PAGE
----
I chuckled when I read the social media post from the mother who, on the first day of school at home, suspended her children. She didn’t make it through day one. (Most first-year teachers can make it 9-weeks before the onset of a nervous breakdown.) I have this picture in my mind of millions of teachers standing with their arms crossed, holding a knowing look, nodding in the affirmative and saying “mmm-hmm…not so easy is it?” I am not sure how states will calculate at-home suspension rates, but it is interesting to think about. At least we’ve finally solved that more recess problem.
It strikes me that students and their families are now in the position of driving how learning will take place, when learning will take place, where learning will take place and if learning will take place. Our role as educators is now reduced to providing content, motivation, support and expertise and to try and map a way forward through uncharted territory. Teachers are still teaching…sort of. Everything is flipped. Everything.
However, we do have what I consider to be a golden opportunity. As we redesign and reimagine the process of teaching and learning we can now, quite easily, incorporate families into the lessons, not just the instructions. Promoting family efficacy is quite simply done when we provide information to families so that they have a basic understanding of not just is what expected of their children but can take the information and actually become the teacher that they now are. Research has been done on family efficacy and its positive effects on learning for years.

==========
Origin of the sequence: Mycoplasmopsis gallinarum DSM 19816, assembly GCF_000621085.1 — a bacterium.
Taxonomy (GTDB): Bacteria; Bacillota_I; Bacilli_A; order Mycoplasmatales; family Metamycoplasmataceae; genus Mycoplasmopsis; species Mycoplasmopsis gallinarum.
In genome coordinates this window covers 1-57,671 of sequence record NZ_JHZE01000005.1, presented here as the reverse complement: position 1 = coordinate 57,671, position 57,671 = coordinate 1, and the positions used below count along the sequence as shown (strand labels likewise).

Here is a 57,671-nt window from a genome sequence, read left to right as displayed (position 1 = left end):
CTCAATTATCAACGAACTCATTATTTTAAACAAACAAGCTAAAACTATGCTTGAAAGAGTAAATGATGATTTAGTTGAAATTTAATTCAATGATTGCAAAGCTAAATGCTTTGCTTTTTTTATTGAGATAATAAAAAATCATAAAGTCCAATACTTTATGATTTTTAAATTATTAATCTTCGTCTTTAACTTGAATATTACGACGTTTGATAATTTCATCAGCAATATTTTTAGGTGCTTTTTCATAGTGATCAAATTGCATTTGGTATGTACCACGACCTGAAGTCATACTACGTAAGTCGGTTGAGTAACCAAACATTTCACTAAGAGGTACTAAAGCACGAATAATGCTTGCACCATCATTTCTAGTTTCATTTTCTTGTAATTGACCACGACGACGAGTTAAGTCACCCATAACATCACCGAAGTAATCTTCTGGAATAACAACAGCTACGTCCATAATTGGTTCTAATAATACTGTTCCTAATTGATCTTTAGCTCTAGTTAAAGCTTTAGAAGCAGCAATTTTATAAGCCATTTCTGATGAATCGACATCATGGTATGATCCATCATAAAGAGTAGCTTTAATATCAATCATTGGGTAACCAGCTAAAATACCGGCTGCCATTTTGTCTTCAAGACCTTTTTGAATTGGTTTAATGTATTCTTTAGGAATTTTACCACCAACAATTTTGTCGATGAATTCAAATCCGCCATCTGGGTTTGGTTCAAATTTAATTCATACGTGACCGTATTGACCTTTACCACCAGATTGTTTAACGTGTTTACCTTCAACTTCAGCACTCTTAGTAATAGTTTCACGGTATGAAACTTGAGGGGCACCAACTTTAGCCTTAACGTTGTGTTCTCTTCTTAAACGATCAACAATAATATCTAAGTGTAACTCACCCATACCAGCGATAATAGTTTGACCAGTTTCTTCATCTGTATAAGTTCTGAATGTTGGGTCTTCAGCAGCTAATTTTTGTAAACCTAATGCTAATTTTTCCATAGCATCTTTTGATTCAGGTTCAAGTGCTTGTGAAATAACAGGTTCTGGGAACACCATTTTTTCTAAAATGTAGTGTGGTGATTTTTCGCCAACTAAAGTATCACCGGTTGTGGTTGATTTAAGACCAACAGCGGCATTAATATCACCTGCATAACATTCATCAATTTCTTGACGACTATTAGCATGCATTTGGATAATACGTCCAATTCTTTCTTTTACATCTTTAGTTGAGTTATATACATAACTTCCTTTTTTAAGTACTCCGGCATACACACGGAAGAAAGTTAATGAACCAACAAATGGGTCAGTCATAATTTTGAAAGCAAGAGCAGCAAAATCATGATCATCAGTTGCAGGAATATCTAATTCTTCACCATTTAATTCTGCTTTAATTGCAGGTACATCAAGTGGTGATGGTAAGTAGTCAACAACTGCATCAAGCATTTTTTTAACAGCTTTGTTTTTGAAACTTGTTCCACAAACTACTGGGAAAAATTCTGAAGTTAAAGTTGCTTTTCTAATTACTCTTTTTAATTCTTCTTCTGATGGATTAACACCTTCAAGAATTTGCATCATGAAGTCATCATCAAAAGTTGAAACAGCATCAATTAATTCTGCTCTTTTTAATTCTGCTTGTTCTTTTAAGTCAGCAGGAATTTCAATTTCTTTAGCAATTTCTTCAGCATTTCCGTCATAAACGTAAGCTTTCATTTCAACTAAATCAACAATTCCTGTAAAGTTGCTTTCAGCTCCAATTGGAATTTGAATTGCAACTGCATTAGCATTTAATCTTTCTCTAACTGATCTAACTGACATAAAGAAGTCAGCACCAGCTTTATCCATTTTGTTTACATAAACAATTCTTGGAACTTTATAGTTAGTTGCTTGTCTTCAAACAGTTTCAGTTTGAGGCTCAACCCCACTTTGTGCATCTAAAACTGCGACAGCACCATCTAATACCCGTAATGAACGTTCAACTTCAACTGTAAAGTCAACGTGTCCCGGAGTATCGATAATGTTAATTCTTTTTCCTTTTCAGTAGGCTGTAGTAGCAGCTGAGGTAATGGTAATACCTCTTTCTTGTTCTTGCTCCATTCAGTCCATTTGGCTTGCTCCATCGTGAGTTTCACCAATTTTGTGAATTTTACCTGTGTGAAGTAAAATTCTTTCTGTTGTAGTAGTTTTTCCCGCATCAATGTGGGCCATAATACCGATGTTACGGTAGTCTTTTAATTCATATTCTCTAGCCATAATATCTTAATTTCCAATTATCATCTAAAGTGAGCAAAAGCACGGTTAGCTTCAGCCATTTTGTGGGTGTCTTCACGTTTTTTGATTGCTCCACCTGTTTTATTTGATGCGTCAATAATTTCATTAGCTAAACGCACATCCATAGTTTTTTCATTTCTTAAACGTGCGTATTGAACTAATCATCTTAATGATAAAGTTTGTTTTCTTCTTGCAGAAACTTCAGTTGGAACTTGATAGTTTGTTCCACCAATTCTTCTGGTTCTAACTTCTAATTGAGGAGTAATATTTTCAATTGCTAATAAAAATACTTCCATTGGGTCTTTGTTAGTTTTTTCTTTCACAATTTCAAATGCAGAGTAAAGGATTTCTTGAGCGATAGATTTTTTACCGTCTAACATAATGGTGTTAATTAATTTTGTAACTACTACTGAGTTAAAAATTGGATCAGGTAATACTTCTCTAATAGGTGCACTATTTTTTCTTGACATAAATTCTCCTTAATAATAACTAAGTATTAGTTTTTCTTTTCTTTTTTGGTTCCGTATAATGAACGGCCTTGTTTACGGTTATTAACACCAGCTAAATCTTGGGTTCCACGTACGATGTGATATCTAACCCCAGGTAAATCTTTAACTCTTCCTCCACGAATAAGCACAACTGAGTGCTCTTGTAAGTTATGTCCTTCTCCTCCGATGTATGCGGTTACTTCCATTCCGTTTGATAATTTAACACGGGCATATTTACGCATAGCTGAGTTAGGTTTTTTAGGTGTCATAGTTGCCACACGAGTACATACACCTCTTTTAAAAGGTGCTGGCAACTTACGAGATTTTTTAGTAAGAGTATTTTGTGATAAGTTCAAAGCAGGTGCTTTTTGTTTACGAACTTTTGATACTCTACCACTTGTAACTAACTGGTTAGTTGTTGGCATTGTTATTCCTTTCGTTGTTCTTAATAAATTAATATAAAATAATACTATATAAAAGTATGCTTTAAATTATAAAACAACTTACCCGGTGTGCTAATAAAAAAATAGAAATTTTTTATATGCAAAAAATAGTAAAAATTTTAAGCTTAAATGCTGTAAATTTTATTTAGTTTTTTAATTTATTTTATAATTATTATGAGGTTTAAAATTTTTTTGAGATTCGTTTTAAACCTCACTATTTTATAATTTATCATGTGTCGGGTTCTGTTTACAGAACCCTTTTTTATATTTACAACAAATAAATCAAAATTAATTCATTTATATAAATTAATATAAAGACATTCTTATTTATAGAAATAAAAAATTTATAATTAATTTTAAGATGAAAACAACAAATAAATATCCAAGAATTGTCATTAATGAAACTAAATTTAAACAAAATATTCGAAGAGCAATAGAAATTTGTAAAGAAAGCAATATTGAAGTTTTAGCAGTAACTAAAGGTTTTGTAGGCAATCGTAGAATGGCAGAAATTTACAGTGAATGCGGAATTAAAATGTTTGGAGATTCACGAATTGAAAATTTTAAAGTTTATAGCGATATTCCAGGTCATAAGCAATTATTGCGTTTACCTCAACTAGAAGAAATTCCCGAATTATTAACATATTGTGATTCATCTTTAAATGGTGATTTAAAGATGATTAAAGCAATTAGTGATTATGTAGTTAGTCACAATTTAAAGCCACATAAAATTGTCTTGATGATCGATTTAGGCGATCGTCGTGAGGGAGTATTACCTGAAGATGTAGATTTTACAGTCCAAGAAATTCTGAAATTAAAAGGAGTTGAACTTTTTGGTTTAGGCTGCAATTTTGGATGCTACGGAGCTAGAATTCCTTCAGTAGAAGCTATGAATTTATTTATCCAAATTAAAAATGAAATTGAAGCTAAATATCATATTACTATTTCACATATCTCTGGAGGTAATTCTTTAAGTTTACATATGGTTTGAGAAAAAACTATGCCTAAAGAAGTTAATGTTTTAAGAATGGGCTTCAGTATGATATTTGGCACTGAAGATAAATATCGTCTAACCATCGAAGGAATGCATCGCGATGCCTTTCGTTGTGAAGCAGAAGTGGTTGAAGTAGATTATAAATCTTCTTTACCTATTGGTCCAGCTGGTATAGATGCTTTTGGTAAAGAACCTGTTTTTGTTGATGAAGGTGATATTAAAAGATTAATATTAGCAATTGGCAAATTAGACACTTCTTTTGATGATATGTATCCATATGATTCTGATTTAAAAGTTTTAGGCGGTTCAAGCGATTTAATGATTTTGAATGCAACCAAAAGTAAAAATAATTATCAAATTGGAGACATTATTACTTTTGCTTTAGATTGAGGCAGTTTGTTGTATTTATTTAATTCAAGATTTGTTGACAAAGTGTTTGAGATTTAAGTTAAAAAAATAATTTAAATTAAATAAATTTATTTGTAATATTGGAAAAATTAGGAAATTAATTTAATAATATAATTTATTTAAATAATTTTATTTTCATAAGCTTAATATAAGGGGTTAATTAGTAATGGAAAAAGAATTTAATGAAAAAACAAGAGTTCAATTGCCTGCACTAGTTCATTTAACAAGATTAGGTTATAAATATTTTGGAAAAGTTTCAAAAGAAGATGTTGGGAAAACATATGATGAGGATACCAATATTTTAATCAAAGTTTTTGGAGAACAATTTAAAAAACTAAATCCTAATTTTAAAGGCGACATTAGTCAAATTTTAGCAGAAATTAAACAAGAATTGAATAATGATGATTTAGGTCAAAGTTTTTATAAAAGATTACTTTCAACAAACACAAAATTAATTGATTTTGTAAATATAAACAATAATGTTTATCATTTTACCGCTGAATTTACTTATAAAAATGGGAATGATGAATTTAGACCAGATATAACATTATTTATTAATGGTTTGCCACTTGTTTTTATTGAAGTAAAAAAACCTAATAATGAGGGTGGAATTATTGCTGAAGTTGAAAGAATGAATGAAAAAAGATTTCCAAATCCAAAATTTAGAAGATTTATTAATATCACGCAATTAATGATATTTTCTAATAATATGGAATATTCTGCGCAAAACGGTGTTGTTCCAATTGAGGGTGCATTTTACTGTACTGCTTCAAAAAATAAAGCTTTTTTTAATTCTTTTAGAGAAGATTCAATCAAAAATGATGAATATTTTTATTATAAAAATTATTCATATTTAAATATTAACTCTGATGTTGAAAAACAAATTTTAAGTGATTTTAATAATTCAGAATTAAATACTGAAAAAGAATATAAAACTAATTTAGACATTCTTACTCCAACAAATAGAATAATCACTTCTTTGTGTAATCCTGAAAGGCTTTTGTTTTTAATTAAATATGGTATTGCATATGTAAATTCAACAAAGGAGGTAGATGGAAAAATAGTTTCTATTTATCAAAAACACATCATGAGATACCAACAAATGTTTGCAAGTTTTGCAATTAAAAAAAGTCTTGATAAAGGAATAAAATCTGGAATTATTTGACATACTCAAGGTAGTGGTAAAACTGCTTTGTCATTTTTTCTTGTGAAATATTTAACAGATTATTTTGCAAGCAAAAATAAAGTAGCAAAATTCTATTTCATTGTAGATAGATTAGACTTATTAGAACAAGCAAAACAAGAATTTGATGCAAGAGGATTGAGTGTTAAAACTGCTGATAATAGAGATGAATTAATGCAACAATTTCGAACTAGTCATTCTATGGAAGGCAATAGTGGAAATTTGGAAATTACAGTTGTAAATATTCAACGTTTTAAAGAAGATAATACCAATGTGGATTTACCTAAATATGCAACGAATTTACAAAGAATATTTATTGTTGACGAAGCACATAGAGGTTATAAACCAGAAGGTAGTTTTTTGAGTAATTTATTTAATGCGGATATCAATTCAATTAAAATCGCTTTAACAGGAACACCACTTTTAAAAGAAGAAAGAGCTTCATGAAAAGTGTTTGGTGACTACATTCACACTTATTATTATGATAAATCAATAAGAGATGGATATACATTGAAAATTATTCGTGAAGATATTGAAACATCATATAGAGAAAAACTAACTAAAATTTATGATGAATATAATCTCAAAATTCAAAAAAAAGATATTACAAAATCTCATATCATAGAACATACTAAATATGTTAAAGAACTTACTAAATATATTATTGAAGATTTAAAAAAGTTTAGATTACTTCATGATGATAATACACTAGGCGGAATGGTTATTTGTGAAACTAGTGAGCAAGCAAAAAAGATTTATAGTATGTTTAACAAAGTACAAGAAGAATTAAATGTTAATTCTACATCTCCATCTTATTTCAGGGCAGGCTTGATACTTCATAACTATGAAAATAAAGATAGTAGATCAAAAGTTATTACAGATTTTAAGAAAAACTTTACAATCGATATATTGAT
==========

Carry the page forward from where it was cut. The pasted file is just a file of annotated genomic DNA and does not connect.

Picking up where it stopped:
Researchers often refer to this process as academic socialization. That’s a mouthful. Think of this way: When you are preparing long-distance lessons, consider setting a standard for family engagement that ensures no family will ask, what are you doing today? or what assignments do you have to complete today?, because they are already in the loop and part of the process. If you are one of those schools that has the level of technology for student to connect to synchronous learning, invite their families too. Get their feedback so that as you move through this new normal, new partnerships are formed that support better at-home learning.
Family engagement is not about doing more, it’s about doing what we already do, only doing it differently. And it seems to me that things are pretty different today than they were a week ago, so the time is right. We can be well served to use this unique situation as a way to leverage family efficacy to sustain momentum in student learning. Families, as I have said hundreds of times, are the first and most influential teachers of their children.
That influence is now 24/7.
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